Prevalence of and Factors Associated With Minimal Hepatic Encephalopathy in Patients With Cirrhosis of Liver

Abhijith Bale, C. Ganesh Pai, Shiran Shetty, Girisha Balaraju, Anurag Shetty

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2 Citations (Scopus)

Abstract

Background/objectives: Minimal hepatic encephalopathy (MHE), though highly prevalent, is a frequently underdiagnosed complication of cirrhosis of the liver. Because lack of time is reported as the major reason for non-testing, identifying patients at high risk of MHE would help in targeting them for screening. We aimed to determine the factors associated with MHE to help identify patient subgroups with a higher risk of MHE for targeted screening. Methods: Patients with cirrhosis of liver presenting between April 2015 and November 2016 were included. Those with a Psychometric Hepatic Encephalopathy Score (PHES) of ≤-5 points on psychometric testing were diagnosed to have MHE. Various demographic, clinical and laboratory parameters were included in a univariate and later multiple logistic regression models. Results: Of the 180 (male = 166, 92.2%) patients included 94 (52.2%) had MHE. Though serum albumin, serum total bilirubin, serum aspartate aminotransferase, international normalized ration, Child-Turcotte-Pugh and Model-For-End-Stage-Liver-Disease scores were significant on univariate analysis, only CTP score was found to be significantly associated with MHE (P = 0.002) on multivariate analysis. A higher CTP class was associated with a higher risk of the presence of MHE. The Odds ratio for having MHE was higher with CTP classes of B (P ≤. 0.001) and C (P ≤. 0.001) compared to class A. Conclusions: MHE is a common complication in patients with cirrhosis of liver and higher CTP scores independently predict the presence of MHE. Patients with CTP class B and C have a higher risk of suffering from MHE than CTP class A. Screening of patients in CTP class B and C is likely to increase the MHE detection rates while saving time, although select CTP class A patients may also need screening in view of public safety or poor quality of life.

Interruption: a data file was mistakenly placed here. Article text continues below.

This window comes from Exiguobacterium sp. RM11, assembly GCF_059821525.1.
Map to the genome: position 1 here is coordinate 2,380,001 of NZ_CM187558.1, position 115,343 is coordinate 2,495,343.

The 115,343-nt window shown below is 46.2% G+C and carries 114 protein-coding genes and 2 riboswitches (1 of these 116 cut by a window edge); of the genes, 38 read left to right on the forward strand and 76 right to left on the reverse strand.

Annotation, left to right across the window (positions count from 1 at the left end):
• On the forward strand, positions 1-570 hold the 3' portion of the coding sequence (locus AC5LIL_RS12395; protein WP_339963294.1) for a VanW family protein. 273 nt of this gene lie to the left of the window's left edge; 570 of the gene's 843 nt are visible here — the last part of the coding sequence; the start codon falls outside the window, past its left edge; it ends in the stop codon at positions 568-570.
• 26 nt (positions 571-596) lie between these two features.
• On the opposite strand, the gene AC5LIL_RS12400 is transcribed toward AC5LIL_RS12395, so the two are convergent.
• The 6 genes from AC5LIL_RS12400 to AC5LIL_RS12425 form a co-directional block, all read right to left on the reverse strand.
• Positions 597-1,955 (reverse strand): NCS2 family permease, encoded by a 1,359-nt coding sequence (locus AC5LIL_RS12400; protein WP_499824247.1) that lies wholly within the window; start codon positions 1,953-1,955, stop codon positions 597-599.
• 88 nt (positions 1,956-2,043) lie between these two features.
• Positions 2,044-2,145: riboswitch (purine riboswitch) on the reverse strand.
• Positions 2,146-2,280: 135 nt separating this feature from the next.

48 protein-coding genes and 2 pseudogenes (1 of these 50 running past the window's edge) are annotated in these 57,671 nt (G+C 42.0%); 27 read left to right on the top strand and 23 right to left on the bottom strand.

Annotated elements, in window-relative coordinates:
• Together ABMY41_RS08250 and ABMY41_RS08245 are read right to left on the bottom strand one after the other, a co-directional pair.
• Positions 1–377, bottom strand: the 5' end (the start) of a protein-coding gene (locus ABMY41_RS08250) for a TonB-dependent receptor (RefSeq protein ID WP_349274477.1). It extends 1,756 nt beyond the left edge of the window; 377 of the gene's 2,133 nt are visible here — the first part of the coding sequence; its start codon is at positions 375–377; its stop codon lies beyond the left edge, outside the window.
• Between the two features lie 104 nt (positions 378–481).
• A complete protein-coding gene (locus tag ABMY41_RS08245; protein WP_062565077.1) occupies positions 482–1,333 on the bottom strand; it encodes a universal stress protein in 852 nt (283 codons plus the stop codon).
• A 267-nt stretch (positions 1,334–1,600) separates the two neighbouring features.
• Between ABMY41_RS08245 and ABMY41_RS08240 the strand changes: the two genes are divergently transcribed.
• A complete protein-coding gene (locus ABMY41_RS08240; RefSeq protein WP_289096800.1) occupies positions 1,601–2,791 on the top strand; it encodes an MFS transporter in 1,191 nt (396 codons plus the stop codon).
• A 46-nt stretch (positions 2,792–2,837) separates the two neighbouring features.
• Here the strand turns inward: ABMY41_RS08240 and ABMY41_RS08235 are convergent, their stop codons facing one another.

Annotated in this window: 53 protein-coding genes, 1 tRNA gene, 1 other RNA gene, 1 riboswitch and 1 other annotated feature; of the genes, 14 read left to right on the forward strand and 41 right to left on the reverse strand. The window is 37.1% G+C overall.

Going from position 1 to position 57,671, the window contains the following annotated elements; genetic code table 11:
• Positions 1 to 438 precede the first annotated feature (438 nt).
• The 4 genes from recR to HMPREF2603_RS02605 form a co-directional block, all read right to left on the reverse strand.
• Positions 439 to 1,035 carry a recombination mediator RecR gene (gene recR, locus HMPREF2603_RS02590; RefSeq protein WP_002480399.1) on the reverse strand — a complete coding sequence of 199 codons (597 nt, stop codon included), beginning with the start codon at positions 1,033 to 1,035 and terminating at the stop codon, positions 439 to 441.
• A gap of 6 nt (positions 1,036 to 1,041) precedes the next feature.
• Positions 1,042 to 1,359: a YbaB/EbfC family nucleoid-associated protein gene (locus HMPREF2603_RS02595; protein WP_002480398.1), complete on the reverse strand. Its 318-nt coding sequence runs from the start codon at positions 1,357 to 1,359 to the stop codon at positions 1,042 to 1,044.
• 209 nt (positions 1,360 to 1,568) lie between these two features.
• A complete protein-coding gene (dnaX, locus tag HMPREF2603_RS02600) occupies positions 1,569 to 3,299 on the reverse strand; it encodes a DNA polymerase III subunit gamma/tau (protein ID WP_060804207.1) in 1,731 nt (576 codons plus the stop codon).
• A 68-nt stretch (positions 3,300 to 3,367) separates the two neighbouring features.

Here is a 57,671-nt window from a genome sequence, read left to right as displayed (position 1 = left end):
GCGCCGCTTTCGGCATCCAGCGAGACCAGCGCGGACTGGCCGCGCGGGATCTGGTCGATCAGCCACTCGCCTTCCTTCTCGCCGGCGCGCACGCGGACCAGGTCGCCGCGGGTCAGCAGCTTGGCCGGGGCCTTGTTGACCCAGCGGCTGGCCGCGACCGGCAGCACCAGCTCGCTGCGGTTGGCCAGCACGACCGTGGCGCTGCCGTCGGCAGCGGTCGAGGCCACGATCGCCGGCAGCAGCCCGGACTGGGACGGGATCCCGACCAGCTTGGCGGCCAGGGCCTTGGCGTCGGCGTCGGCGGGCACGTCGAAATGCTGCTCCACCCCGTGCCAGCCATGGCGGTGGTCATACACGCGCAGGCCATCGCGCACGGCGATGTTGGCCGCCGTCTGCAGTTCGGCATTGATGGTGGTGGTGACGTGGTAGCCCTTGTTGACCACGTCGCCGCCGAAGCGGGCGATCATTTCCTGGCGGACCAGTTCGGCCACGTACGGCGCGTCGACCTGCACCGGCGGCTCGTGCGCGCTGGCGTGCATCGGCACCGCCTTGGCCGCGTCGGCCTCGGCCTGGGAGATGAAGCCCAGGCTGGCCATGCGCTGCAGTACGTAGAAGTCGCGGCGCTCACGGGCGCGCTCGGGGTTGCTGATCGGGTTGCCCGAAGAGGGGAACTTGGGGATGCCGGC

Original languageEnglish
JournalJournal of Clinical and Experimental Hepatology
DOIs
Publication statusPublished - 01-01-2018

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Hepatic Encephalopathy
Liver Cirrhosis
Cytidine Triphosphate
Psychometrics
Logistic Models
End Stage Liver Disease
Aspartate Aminotransferases
Serum
Bilirubin
Serum Albumin

All Science Journal Classification (ASJC) codes

  • Hepatology

Cite this

@article{13d87f6218ee4473858c569747d8c8ca,
title = "Prevalence of and Factors Associated With Minimal Hepatic Encephalopathy in Patients With Cirrhosis of Liver",
abstract = "Background/objectives: Minimal hepatic encephalopathy (MHE), though highly prevalent, is a frequently underdiagnosed complication of cirrhosis of the liver. Because lack of time is reported as the major reason for non-testing, identifying patients at high risk of MHE would help in targeting them for screening. We aimed to determine the factors associated with MHE to help identify patient subgroups with a higher risk of MHE for targeted screening. Methods: Patients with cirrhosis of liver presenting between April 2015 and November 2016 were included. Those with a Psychometric Hepatic Encephalopathy Score (PHES) of ≤-5 points on psychometric testing were diagnosed to have MHE. Various demographic, clinical and laboratory parameters were included in a univariate and later multiple logistic regression models. Results: Of the 180 (male = 166, 92.2{\%}) patients included 94 (52.2{\%}) had MHE. Though serum albumin, serum total bilirubin, serum aspartate aminotransferase, international normalized ration, Child-Turcotte-Pugh and Model-For-End-Stage-Liver-Disease scores were significant on univariate analysis, only CTP score was found to be significantly associated with MHE (P = 0.002) on multivariate analysis. A higher CTP class was associated with a higher risk of the presence of MHE. The Odds ratio for having MHE was higher with CTP classes of B (P ≤. 0.001) and C (P ≤. 0.001) compared to class A. Conclusions: MHE is a common complication in patients with cirrhosis of liver and higher CTP scores independently predict the presence of MHE. Patients with CTP class B and C have a higher risk of suffering from MHE than CTP class A. Screening of patients in CTP class B and C is likely to increase the MHE detection rates while saving time, although select CTP class A patients may also need screening in view of public safety or poor quality of life.",